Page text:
Elevator Pitch is a regular feature on Lifehacker where we profile startups and new companies and pick their brains for entrepreneurial advice. Today: Sabri Suby, founder and head of growth at of King Kong .
Current gig: Founder and head of growth at King Kong
Location: Melbourne, Australia
Current mobile device: iPhone 7+, Brown Apple Case, Beats by Dre Wireless earphones
Current computer: 27-inch Mac desktop, MacBook Pro
One word that best describes how you work: Focused
What apps/software/tools can't you live without?
iBooks: I devour books – but mostly by listening to audio educational books. Every moment that I’m not either at my desk, on a call or with my family, I’m listening to books and audio programs. Particularly when I am in my car – it is one of the biggest life hacks that I’ve discovered. My iPhone is filled with hundreds of audio books, I’m constantly learning.
Flux: I spend a lot of time looking at screens and this awesome app makes the colour of your computer display adapt to the time of day - warm at night and like sunlight during the day. Why is this important? It’s been scientifically proven that the blue light generated from screens messes with your circadian rhythm and results in you having less REM sleep. Flux fixes that.
Grammarly: I send hundreds of emails daily, and write tonnes of copy, and this app has my back. It’s a supercharged spell checker for pretty much every application.
What social network do you find the most useful?
They are all what I call ‘time vampires’. I’ve actually deleted them from my phone in an effort to stay more focused.
What were the most important lessons you learned while growing your business?
Sales and marketing are the oxygen to a business. If you can solve the biggest problem that all businesses face, ‘How do I get more customers?’, you’re 80% of the way there. I understood very early on that customer acquisition and getting your clients results is senior to everything else.
I obsessed over creating a predictable and scalable way to acquire customers, and knew what my costs were, right down to the dollar. This hasn’t changed and I still use this disciplined approach today.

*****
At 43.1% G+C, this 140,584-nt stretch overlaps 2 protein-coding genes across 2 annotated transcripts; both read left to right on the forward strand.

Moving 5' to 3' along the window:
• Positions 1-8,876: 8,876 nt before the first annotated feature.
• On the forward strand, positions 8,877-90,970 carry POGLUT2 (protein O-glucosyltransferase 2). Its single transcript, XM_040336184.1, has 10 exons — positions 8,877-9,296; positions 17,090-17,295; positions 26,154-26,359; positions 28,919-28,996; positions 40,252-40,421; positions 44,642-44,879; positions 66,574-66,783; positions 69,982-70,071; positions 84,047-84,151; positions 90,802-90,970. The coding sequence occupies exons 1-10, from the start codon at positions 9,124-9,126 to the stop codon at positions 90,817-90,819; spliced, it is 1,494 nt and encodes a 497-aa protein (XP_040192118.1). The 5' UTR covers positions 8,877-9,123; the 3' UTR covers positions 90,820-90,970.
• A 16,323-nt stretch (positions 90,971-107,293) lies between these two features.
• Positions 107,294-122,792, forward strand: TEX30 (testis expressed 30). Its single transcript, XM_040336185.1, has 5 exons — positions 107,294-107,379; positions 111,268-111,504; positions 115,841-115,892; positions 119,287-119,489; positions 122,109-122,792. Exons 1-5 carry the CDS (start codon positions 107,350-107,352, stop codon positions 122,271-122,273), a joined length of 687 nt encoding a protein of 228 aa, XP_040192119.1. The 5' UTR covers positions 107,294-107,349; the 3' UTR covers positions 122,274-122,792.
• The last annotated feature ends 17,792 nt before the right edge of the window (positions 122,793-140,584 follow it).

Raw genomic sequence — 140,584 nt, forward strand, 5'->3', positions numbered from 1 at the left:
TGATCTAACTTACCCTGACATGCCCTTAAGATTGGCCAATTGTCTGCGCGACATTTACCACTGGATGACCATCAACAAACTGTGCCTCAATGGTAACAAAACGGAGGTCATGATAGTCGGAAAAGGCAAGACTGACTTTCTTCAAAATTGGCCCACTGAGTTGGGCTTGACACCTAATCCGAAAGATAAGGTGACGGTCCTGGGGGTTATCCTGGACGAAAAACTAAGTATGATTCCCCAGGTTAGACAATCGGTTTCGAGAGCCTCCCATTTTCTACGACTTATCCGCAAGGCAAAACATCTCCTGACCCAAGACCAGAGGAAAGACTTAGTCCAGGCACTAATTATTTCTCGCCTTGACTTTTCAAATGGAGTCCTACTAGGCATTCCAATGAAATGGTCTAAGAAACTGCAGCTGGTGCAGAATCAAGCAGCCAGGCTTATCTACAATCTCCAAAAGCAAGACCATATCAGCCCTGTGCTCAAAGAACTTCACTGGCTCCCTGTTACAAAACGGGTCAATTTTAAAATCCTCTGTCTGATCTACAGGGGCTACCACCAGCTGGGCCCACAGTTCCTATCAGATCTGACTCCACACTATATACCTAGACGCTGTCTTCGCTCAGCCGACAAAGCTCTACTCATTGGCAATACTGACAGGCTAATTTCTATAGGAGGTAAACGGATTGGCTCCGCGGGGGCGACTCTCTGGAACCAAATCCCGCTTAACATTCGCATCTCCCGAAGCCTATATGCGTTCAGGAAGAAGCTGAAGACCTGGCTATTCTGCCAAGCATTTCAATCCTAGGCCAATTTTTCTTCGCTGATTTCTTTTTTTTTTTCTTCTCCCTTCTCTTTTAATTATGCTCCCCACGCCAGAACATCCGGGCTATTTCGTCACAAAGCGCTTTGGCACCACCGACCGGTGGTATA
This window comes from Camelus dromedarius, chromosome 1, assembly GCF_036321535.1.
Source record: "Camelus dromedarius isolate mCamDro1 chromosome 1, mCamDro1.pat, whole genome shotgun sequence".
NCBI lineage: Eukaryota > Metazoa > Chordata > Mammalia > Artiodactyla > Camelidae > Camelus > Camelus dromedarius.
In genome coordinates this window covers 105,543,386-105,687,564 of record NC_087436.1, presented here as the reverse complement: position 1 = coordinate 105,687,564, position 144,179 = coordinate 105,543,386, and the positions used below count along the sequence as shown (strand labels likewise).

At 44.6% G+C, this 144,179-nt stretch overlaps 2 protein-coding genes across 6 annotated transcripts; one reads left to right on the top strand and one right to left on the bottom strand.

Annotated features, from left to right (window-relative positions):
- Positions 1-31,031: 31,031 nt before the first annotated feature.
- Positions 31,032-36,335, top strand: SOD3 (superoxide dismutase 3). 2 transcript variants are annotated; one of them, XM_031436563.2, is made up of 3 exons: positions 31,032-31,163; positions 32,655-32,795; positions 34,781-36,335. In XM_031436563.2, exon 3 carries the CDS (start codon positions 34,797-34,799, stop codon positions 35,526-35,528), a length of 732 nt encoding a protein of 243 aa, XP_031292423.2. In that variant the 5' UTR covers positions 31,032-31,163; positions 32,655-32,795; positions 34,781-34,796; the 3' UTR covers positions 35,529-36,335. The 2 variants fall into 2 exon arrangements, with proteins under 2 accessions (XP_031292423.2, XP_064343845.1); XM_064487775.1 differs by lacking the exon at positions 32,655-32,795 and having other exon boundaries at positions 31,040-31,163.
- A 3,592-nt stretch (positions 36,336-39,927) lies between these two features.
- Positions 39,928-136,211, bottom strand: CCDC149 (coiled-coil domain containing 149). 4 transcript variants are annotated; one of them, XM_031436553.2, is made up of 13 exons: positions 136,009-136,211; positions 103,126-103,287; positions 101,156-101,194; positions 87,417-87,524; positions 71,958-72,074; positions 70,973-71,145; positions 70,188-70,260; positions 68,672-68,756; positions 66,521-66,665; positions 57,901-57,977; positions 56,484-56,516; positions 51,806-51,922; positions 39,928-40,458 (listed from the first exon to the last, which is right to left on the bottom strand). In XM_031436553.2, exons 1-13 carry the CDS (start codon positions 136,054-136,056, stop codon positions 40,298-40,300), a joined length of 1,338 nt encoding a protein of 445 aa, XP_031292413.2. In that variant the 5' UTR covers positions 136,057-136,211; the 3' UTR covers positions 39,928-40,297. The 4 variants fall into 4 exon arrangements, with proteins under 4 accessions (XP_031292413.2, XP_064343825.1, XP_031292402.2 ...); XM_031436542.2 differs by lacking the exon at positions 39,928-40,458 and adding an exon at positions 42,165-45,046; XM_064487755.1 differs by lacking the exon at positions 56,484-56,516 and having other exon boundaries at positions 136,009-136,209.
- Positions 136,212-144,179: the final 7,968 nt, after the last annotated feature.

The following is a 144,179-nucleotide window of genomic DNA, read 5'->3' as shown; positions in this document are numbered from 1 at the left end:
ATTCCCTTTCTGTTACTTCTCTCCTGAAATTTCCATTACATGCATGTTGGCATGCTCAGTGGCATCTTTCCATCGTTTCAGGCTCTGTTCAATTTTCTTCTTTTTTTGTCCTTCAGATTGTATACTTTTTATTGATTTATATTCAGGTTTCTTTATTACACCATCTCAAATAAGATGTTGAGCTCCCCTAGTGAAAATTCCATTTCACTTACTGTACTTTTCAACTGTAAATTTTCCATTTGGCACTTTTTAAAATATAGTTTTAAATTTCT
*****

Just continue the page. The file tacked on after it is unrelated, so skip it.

The other most important lesson was learning to stay laser-focused on the goal at hand and to take unrelenting action to achieve this goal daily, without getting distracted. In my first business I definitely had a bad case of shiny object syndrome, and would often get distracted and taken off course.
I have a firm grip on this now and am ruthlessly committed to achieving everything I’ve set out to achieve.
What has been the most surprising part of your business journey?
That the goal posts of success keep moving. I used to play out the scenario in my head of how it would feel when I would hit my first million. It was so visceral - I could almost hear the music playing in the background and feel the temperature on my skin.
I thought I would be so happy once I hit that illusive $1 million in revenue. By the time that had come, I was already eying my next goal and it wasn’t as sweet as I thought it would be.
Every time I shatter my targets, there is another one right there waiting. It’s like the horizon, you never really reach it.
I was certainly surprised by this forever yearning to do more and be better, no matter the stakes.
What everyday thing are you better at than anyone else?
What's your sleep routine like?
Up at 5am, in bed by 9pm.
What advice would you offer to other businesses on how to succeed?
Your revenue and success is directly proportionate to the amount of value you add to your marketplace clients. Constantly look for ways you can add more value than anyone else is willing, or can do. Then spread that message with a marketing flamethrower to every corner of your market and become omnipresent.
If you get this right, the rest will look after itself.